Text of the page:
Shadowboxing the Bush Doctrine
Part three of a three-part series
"We seek a new way forward, based on mutual interest and mutual respect," proclaimed newly inaugurated President Obama to the world. Specifically, Obama prefaced this statement by addressing "the Muslim world." If Obama can turn his words into policy, then the next four years will be a stark contrast to the last eight. The neocons at the helm of the Bush administration were too focused on their Middle East domino-democracy theory to consider whether their grand plan was respected or in the interest of the people whose countries they occupied. If Obama wants to win the war against the "far-reaching network of violence and hatred" referenced in his speech, then he will have to reclaim the respect our country has lost in the global community, especially in the Muslim world, since our invasion of Iraq.
The cycle of violence and charged rhetoric promulgated by the Bush Doctrine cannot be easily undone. For seven years we have forced our agenda on the world without asking. Our war on terror has pushed the attacks from our shores to the streets of Kabul and Baghdad. The Bush Doctrine has set in motion a cycle of violence that needs to be completely thrown off course, not just held in abeyance, if we are to be safe from the Sword of Damocles that demented men such as Osama bin Laden hold over the free world. If we continue down our current path, there may never be an end to the acts of reprisal, and we may never regain our moral standing in the global theater.
The perfect example of the cyclical war that could continue between the United States and the militant jihadi organizations can be found in the Holy Land. Hamas terrorizes Israel through rockets; Israel bombs Gaza, so Hamas lobs more rockets - rinse and repeat while civilian deaths mount. Israelis insist they are just defending themselves, but killing Gazan civilians only leads to more street-level support for Hamas' defiance of Israel and galvanizes Hamas' recruitment efforts. Israel's pre-emptive and disproportionate responses aren't going to end the cycle of violence; it only adds fuel to the fire.
The United States' foreign policy toward the Middle East must rebrand itself. If Obama's administration aims to truly "reject as false the choice between our safety and our ideals," then it's time we stop paying mere lip-service to the ideals of freedom, equality, and tolerance in our foreign policy. The Bush administration promised democracy and freedom in Afghanistan; now, we are considering giving the Taliban back at least a portion of control in the government. As soon as the neocons could fabricate WMD in Iraq, we abandoned a poor and war-torn Afghan populace to their own fate.
We heralded our policy as progress and a battle against evil; meanwhile, we continue to pay the oppressive Saudi government billions. We consider an Egyptian government that has been in "a state of emergency" for decades, led by an "elected president" who aims to pass on the office of president through nepotism, a democratic ally in the region. We snuffed out the democratically elected government in Iran, ushering in the Islamic Revolution.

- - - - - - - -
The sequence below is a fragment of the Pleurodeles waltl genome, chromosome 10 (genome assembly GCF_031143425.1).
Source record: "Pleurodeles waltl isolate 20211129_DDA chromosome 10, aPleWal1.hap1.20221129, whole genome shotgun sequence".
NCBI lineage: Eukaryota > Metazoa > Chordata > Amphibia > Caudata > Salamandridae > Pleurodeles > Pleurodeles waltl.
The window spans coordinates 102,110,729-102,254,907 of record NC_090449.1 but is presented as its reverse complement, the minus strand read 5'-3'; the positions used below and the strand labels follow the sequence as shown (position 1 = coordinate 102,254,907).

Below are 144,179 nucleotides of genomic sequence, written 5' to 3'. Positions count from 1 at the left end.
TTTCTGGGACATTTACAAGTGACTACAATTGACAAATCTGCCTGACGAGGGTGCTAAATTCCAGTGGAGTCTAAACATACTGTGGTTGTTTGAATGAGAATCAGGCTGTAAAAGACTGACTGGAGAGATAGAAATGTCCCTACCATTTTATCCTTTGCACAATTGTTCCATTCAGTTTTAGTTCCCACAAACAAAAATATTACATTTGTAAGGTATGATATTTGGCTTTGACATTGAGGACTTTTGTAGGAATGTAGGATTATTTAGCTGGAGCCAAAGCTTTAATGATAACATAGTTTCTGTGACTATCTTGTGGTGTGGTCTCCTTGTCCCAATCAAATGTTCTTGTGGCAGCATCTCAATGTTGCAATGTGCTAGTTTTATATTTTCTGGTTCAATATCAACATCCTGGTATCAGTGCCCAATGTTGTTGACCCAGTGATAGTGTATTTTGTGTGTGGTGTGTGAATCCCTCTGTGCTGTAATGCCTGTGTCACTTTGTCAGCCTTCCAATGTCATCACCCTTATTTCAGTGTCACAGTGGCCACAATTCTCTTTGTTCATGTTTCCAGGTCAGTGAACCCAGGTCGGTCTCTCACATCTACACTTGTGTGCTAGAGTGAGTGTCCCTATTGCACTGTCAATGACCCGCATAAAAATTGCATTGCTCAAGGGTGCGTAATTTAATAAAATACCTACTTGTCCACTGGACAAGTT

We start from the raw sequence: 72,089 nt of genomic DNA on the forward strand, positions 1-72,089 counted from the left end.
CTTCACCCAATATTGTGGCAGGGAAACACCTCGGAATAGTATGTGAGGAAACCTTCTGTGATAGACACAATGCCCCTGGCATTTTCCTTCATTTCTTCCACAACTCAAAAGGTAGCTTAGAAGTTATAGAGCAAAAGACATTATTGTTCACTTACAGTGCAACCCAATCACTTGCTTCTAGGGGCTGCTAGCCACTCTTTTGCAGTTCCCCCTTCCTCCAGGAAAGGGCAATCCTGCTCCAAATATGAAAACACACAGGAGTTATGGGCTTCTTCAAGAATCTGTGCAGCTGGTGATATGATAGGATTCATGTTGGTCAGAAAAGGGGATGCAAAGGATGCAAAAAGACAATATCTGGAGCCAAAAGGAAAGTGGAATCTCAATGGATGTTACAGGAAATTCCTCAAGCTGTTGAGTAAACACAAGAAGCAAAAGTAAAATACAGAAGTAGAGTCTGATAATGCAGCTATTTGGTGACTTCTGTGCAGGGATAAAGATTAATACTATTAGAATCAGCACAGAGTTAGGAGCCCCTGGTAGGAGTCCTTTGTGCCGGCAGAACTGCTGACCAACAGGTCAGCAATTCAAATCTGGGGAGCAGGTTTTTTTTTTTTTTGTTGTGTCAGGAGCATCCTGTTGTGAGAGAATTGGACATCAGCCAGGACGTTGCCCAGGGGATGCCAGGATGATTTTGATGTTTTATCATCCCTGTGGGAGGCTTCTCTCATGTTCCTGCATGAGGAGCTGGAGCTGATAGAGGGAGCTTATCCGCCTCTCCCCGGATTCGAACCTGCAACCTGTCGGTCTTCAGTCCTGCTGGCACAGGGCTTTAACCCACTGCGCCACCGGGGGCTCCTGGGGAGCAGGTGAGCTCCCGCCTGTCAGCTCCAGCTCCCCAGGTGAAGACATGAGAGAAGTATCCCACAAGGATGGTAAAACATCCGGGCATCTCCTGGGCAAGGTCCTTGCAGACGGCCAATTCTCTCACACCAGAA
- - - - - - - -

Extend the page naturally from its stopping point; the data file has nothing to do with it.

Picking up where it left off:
If we want the people of the Middle East to believe that the United States is more than the "Great Satan," then Obama must follow through on his promise to promote mutual respect and mutual interests. We must supplant hypocrisy with accountability. The Bush administration chastised - even threatened military force - against Iran and Syria for supporting terrorism, yet we continually fail to hold Saudi Arabia and Pakistan accountable for the Salafi and Wahhabist factions within their borders that provide aid to such terrorist groups as Al Qaeda. Why should the Muslim world trust us when we left the Afghans to the warlords, arm Israel's use of disproportionate force, and turn a blind eye to some corrupt governments while admonishing and sanctioning others?
In the end, however, change in the Middle East must be a homegrown movement; it cannot be forced upon the region. Appealing to the virtues and elements that are established in Islamic jurisprudence or a Qur'anic Sura will foment support faster than forcing Western enlightenment philosophy onto the region. Islamic scholars have written volumes on the importance of acting just and fighting corruption. The Prophet Muhammad wrote one of the world's first constitutions in Medina. Democratic principles should be repackaged as the Islamic concepts of ijma (consensus) and shurah (consultation). The rhetoric must be refocused on local terminology and should embrace Islamic values and culture instead of promoting a clash of civilizations.
Hopefully, Obama will heed his own words, "our power alone cannot protect us, nor does it entitle us to do as we please. Instead … our power grows through its prudent use; our security emanates from the justness of our cause."
Originally published in The Daily Iowan
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